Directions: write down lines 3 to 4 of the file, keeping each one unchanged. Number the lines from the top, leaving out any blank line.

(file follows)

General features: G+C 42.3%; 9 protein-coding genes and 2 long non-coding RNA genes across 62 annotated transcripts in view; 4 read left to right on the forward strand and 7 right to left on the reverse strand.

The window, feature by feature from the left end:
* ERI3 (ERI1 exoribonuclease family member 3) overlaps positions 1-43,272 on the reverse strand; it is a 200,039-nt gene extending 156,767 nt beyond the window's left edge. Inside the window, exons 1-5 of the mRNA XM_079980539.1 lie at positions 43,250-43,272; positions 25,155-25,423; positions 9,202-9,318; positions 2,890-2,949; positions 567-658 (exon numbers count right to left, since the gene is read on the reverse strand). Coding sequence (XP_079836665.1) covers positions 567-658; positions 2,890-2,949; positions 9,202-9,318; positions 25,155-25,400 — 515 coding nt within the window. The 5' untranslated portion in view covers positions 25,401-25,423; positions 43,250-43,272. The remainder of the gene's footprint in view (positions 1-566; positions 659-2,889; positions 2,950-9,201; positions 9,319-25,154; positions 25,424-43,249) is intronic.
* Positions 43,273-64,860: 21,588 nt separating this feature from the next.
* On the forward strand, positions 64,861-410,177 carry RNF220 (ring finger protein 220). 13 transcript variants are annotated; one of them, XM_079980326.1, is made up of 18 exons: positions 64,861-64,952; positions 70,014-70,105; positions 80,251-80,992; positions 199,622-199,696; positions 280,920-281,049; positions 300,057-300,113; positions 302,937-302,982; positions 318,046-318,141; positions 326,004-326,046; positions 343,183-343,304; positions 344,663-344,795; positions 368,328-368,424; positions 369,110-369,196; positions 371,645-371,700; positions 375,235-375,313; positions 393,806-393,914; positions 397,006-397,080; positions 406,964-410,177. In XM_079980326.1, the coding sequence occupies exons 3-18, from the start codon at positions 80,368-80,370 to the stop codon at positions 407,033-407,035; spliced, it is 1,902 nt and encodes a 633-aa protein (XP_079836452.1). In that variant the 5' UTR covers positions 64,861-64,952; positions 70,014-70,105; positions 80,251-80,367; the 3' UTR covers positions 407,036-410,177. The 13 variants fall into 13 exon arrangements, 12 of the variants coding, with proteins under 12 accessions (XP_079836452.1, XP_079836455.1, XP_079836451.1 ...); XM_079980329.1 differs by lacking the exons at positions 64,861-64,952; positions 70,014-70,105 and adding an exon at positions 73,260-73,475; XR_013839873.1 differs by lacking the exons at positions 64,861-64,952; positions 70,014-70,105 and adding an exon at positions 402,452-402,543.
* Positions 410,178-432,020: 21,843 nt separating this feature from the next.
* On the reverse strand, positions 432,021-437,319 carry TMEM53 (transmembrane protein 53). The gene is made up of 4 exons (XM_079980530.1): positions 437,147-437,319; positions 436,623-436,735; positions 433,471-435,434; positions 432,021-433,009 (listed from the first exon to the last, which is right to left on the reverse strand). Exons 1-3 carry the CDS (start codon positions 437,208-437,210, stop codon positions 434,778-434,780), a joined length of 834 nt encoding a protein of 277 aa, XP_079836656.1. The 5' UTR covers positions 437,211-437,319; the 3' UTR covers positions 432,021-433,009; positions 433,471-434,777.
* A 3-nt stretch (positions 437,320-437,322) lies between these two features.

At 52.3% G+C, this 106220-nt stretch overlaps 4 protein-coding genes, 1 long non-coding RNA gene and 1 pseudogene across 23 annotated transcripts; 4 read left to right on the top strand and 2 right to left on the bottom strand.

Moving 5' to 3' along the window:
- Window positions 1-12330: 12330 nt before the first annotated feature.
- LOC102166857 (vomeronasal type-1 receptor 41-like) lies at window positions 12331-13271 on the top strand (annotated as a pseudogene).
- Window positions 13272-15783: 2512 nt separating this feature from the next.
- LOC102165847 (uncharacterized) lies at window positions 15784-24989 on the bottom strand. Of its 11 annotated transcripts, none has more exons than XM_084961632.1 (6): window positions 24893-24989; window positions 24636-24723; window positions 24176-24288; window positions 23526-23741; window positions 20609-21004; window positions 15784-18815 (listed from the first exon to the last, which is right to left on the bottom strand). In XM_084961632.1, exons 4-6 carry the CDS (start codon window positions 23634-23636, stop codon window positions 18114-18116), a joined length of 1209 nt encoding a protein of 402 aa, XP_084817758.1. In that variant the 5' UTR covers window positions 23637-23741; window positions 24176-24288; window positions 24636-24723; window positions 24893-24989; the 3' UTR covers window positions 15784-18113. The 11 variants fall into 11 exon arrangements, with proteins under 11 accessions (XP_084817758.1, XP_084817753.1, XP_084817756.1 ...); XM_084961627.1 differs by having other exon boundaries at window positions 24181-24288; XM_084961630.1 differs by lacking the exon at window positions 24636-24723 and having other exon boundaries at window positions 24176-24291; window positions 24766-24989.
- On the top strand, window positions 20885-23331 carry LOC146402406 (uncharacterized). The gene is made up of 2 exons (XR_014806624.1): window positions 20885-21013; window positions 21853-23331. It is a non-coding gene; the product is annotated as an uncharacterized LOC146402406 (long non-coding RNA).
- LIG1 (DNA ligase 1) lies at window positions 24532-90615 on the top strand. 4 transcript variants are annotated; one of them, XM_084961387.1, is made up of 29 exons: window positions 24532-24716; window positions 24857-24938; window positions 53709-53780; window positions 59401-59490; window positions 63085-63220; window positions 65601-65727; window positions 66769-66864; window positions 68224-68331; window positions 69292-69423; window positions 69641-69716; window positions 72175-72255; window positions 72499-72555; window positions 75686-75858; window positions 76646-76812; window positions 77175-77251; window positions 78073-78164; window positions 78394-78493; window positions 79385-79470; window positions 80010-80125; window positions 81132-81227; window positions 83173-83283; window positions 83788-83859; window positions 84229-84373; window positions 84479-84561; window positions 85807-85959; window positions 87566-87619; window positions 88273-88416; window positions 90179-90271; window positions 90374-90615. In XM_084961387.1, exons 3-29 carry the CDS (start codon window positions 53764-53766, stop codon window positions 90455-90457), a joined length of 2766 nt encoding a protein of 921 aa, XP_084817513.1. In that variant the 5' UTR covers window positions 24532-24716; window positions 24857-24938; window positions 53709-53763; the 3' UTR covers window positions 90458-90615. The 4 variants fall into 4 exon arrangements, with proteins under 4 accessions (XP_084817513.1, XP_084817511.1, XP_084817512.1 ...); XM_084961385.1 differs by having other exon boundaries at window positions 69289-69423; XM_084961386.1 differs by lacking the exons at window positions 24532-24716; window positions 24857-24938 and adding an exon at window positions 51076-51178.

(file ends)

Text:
* ERI3 (ERI1 exoribonuclease family member 3) overlaps positions 1-43,272 on the reverse strand; it is a 200,039-nt gene extending 156,767 nt beyond the window's left edge. Inside the window, exons 1-5 of the mRNA XM_079980539.1 lie at positions 43,250-43,272; positions 25,155-25,423; positions 9,202-9,318; positions 2,890-2,949; positions 567-658 (exon numbers count right to left, since the gene is read on the reverse strand). Coding sequence (XP_079836665.1) covers positions 567-658; positions 2,890-2,949; positions 9,202-9,318; positions 25,155-25,400 — 515 coding nt within the window. The 5' untranslated portion in view covers positions 25,401-25,423; positions 43,250-43,272. The remainder of the gene's footprint in view (positions 1-566; positions 659-2,889; positions 2,950-9,201; positions 9,319-25,154; positions 25,424-43,249) is intronic.
* Positions 43,273-64,860: 21,588 nt separating this feature from the next.